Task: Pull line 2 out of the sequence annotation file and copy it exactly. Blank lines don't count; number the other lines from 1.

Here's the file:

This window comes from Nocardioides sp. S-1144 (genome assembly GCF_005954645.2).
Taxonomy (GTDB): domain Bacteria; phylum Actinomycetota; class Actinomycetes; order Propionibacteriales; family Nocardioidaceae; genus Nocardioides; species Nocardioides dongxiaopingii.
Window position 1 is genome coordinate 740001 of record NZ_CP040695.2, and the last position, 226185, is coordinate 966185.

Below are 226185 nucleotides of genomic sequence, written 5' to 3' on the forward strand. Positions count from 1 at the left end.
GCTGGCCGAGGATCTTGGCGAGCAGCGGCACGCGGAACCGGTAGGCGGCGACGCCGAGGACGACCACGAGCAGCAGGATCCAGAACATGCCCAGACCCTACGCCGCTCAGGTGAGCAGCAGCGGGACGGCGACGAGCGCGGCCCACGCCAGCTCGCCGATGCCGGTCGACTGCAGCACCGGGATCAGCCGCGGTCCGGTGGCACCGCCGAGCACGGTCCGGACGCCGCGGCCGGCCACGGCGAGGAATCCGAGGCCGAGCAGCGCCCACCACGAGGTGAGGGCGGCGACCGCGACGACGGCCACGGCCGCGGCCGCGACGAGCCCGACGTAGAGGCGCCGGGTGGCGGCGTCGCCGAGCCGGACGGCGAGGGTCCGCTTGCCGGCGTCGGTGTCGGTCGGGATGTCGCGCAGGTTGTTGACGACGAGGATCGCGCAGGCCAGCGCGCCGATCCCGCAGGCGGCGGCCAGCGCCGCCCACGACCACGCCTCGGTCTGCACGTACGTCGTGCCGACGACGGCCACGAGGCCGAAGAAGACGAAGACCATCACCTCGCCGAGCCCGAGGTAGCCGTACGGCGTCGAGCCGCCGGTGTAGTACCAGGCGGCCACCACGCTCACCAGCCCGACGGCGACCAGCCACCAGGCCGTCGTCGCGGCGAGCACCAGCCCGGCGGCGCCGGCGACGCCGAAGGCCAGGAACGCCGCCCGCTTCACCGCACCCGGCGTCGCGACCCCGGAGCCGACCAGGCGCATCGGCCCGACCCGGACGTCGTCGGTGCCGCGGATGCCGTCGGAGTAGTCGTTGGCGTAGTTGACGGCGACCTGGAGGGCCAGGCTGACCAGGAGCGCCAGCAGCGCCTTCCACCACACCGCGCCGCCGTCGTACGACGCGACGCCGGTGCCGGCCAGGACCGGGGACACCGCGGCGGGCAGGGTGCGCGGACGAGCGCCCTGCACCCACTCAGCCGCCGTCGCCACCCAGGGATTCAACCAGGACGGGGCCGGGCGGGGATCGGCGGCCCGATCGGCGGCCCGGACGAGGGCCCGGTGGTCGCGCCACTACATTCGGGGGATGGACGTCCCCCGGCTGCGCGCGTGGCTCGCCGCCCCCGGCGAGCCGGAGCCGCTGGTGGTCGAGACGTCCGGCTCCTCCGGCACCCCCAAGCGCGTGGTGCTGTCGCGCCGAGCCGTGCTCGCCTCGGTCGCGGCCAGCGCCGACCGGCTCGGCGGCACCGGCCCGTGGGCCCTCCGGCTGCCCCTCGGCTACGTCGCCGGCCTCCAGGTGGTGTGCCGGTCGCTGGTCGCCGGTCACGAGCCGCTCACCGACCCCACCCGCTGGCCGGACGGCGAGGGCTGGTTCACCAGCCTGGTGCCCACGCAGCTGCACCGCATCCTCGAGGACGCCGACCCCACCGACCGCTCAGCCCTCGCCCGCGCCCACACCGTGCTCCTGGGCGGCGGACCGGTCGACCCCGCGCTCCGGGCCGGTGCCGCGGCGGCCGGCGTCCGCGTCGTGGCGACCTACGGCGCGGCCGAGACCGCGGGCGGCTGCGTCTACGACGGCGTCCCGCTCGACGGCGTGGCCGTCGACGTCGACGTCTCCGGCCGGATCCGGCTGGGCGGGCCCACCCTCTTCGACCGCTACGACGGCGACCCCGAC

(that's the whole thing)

Taxonomy (GTDB): domain Bacteria; phylum Actinomycetota; class Actinomycetes; order Propionibacteriales; family Nocardioidaceae; genus Nocardioides; species Nocardioides dongxiaopingii.